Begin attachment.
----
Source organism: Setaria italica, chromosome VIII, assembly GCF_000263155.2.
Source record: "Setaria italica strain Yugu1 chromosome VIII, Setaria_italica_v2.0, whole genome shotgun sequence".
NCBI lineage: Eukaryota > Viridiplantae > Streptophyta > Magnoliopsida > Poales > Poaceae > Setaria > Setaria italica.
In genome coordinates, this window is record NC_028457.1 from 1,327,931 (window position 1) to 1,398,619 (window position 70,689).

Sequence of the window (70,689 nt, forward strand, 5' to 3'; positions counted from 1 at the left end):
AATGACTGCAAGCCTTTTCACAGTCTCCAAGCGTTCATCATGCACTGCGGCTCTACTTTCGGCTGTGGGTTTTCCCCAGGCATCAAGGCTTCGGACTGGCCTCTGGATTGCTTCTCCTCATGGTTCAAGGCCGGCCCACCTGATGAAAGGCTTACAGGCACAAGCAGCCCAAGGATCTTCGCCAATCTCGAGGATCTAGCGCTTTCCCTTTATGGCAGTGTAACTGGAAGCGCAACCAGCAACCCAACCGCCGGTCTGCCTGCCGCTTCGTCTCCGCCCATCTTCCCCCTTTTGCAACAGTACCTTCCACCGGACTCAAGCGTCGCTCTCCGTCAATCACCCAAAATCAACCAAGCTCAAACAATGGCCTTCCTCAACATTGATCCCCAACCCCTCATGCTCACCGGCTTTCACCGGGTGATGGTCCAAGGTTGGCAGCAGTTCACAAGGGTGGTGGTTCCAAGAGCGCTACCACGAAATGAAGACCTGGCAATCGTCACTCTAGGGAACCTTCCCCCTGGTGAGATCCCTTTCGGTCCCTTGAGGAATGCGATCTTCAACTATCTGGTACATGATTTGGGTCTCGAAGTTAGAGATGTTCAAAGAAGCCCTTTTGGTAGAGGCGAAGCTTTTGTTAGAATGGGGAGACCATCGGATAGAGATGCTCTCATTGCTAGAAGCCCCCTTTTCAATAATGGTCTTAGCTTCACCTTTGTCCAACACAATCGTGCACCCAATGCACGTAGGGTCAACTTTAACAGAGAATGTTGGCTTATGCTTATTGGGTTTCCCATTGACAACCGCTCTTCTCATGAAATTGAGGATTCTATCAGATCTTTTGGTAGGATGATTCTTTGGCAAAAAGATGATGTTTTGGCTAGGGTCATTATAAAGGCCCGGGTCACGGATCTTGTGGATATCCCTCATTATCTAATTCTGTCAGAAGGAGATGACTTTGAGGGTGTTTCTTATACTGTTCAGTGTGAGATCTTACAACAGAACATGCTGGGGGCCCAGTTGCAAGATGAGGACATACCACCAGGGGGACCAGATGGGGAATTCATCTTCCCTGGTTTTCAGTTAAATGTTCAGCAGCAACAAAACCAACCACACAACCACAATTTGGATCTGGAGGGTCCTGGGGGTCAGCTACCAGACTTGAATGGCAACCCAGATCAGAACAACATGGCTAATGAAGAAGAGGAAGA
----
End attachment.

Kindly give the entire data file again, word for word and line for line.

Source organism: Setaria italica, chromosome VIII, assembly GCF_000263155.2.
Source record: "Setaria italica strain Yugu1 chromosome VIII, Setaria_italica_v2.0, whole genome shotgun sequence".
NCBI lineage: Eukaryota > Viridiplantae > Streptophyta > Magnoliopsida > Poales > Poaceae > Setaria > Setaria italica.
In genome coordinates, this window is record NC_028457.1 from 1,327,931 (window position 1) to 1,398,619 (window position 70,689).

Sequence of the window (70,689 nt, forward strand, 5' to 3'; positions counted from 1 at the left end):
AATGACTGCAAGCCTTTTCACAGTCTCCAAGCGTTCATCATGCACTGCGGCTCTACTTTCGGCTGTGGGTTTTCCCCAGGCATCAAGGCTTCGGACTGGCCTCTGGATTGCTTCTCCTCATGGTTCAAGGCCGGCCCACCTGATGAAAGGCTTACAGGCACAAGCAGCCCAAGGATCTTCGCCAATCTCGAGGATCTAGCGCTTTCCCTTTATGGCAGTGTAACTGGAAGCGCAACCAGCAACCCAACCGCCGGTCTGCCTGCCGCTTCGTCTCCGCCCATCTTCCCCCTTTTGCAACAGTACCTTCCACCGGACTCAAGCGTCGCTCTCCGTCAATCACCCAAAATCAACCAAGCTCAAACAATGGCCTTCCTCAACATTGATCCCCAACCCCTCATGCTCACCGGCTTTCACCGGGTGATGGTCCAAGGTTGGCAGCAGTTCACAAGGGTGGTGGTTCCAAGAGCGCTACCACGAAATGAAGACCTGGCAATCGTCACTCTAGGGAACCTTCCCCCTGGTGAGATCCCTTTCGGTCCCTTGAGGAATGCGATCTTCAACTATCTGGTACATGATTTGGGTCTCGAAGTTAGAGATGTTCAAAGAAGCCCTTTTGGTAGAGGCGAAGCTTTTGTTAGAATGGGGAGACCATCGGATAGAGATGCTCTCATTGCTAGAAGCCCCCTTTTCAATAATGGTCTTAGCTTCACCTTTGTCCAACACAATCGTGCACCCAATGCACGTAGGGTCAACTTTAACAGAGAATGTTGGCTTATGCTTATTGGGTTTCCCATTGACAACCGCTCTTCTCATGAAATTGAGGATTCTATCAGATCTTTTGGTAGGATGATTCTTTGGCAAAAAGATGATGTTTTGGCTAGGGTCATTATAAAGGCCCGGGTCACGGATCTTGTGGATATCCCTCATTATCTAATTCTGTCAGAAGGAGATGACTTTGAGGGTGTTTCTTATACTGTTCAGTGTGAGATCTTACAACAGAACATGCTGGGGGCCCAGTTGCAAGATGAGGACATACCACCAGGGGGACCAGATGGGGAATTCATCTTCCCTGGTTTTCAGTTAAATGTTCAGCAGCAACAAAACCAACCACACAACCACAATTTGGATCTGGAGGGTCCTGGGGGTCAGCTACCAGACTTGAATGGCAACCCAGATCAGAACAACATGGCTAATGAAGAAGAGGAAGA